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Osteoporotic ankle fractures: A narrative review of management options

Dhillon MS1Rajnish RK1Patel S1Chouhan DK1Bansal T2.

J Clin Orthop Trauma. 2020 May-Jun;11(3):380-387. doi: 10.1016/j.jcot.2019.10.010. Epub 2019 Nov 4.

 

Abstract

The management of Osteoporotic ankle fractures is still considered to be a challenge by many surgeons. One of the issues seems to be a lack of data focused on this special subgroup, with very little evidence of good quality. We did a narrative review of the literature in an attempt to identify the magnitude of the problem and to evaluate the evidence in support of management options.The current review of the literature has brought to light some interesting facts. Despite limited data there seems to be an in increase in the incidence of these fractures. Although we could not demonstrate any clear distinction between geriatric and osteoporotic ankle fractures from the available literature; it is clear that all geriatric fractures are not necessarily osteoporotic and neither is the reverse true. The evidence to associate osteoporotic ankle fractures with poor outcomes is weak, and factors other than osteoporosis may have a stronger influence. From this analysis, we could not establish a higher incidence of implant failure for this specific fracture group, although many modifications in technique have been proposed due to the fear of fixation failure. Hook plating and Tibia-pro fibula fixation have weak evidence in support, but posterior fibular plating is preferred due to soft tissue protection. There is weak evidence in support of Locking plates for these fractures, as publications focused on this are limited; nevertheless some advantages have been documented. Augmentation by calcium based bone graft substitutes has been reported to improve pull out strengths of screws, but again the evidence of its role in Osteoportic fractures is limited. Fibular nailing has been proposed with specific advantages in osteoporotic fibular fractures, but the concept is new and it is indicated only in a select a subgroup of cases. Some evidence exists for the use of trans-articular nails in geriatric subgroups with limited pre-injury mobility, but the technique has to be used with caution to prevent other complications.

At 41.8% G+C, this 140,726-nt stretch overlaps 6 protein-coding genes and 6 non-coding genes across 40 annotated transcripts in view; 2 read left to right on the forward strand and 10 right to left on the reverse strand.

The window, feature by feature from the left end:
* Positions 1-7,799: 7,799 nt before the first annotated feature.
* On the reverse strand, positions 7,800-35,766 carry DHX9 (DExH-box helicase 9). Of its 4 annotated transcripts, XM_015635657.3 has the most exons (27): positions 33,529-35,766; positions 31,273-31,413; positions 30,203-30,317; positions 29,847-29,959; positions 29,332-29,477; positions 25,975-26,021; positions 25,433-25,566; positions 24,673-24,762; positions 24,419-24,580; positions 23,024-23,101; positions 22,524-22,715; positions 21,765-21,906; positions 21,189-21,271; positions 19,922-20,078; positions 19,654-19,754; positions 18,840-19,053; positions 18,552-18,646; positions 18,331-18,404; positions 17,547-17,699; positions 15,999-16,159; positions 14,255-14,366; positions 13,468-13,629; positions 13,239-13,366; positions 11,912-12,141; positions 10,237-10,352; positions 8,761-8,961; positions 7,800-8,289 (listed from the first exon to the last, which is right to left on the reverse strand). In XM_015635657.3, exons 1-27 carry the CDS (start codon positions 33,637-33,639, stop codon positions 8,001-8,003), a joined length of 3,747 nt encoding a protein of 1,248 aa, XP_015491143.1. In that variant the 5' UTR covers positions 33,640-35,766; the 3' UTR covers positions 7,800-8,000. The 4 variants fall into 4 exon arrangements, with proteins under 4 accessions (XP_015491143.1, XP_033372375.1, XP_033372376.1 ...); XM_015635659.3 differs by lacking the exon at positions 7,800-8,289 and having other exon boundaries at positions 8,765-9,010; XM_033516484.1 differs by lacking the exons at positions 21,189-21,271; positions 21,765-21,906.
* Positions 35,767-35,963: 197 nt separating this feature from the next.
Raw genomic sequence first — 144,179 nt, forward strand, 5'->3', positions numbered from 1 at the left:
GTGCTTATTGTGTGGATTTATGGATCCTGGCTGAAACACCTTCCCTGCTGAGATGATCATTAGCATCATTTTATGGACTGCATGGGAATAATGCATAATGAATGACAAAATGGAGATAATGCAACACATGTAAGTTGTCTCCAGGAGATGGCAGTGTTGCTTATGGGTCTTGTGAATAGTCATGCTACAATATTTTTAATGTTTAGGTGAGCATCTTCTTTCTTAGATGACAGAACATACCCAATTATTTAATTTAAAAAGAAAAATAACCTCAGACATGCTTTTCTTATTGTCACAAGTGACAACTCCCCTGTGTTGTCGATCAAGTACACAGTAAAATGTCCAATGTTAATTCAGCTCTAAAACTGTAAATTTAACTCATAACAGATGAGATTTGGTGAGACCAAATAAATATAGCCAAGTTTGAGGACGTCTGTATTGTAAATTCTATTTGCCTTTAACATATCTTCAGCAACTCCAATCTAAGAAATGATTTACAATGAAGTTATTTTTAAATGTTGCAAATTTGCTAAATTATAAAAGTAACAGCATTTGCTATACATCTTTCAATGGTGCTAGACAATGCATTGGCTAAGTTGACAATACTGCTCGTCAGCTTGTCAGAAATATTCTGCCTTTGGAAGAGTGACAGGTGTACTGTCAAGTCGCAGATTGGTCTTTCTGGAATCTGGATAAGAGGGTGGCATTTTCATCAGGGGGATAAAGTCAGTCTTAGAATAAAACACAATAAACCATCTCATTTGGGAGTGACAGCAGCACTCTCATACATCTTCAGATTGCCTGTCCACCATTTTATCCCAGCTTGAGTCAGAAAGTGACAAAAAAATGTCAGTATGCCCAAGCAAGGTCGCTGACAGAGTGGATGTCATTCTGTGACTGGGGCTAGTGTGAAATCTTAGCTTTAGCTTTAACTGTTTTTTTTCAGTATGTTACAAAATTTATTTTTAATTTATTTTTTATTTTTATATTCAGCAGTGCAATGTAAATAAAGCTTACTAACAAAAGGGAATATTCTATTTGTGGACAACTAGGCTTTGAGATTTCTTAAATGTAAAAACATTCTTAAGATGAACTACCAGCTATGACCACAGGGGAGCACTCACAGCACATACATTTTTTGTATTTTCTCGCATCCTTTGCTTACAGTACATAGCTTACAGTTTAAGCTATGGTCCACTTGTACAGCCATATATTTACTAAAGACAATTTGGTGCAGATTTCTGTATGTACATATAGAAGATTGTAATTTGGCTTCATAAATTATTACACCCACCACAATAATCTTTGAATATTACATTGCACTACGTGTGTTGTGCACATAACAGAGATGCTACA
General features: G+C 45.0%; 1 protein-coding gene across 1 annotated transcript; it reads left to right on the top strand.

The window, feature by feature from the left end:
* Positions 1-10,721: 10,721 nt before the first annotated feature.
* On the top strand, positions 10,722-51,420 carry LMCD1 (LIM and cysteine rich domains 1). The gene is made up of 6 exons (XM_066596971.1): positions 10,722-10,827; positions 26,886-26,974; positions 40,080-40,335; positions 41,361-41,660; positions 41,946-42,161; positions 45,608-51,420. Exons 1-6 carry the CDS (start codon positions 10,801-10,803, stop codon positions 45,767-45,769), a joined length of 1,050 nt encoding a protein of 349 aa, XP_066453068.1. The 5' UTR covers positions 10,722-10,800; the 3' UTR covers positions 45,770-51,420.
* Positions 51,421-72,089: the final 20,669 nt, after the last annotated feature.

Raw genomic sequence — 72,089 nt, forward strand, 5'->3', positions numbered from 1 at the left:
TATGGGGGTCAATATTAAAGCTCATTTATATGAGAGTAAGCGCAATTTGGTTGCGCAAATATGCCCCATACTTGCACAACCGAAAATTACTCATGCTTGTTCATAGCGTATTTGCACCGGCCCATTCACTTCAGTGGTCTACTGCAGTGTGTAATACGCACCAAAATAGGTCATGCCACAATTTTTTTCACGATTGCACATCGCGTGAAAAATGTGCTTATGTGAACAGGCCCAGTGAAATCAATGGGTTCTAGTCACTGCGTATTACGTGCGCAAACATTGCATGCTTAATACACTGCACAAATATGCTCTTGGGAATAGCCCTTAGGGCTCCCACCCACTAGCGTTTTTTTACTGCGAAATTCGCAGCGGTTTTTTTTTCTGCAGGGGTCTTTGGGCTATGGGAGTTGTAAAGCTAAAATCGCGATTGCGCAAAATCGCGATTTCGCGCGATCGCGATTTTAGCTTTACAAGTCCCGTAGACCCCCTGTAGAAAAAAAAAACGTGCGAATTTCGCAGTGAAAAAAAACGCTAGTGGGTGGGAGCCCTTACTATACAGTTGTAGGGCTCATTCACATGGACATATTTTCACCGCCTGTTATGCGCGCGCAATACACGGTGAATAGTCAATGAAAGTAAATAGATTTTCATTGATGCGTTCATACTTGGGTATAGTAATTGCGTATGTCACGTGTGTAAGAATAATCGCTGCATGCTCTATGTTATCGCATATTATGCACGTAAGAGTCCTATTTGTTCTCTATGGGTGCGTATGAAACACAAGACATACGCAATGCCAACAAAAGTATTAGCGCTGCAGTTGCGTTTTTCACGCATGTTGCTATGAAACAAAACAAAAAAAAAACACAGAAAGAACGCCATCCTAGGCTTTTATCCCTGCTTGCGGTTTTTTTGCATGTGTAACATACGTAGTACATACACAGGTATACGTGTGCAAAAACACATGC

INFERENCE:

More data needs to be accumulated before clear guidelines for management of osteoporotic ankle factures are defined; however the current literature supports the need for modifications in standard ankle facture fixation methods to improve outcomes.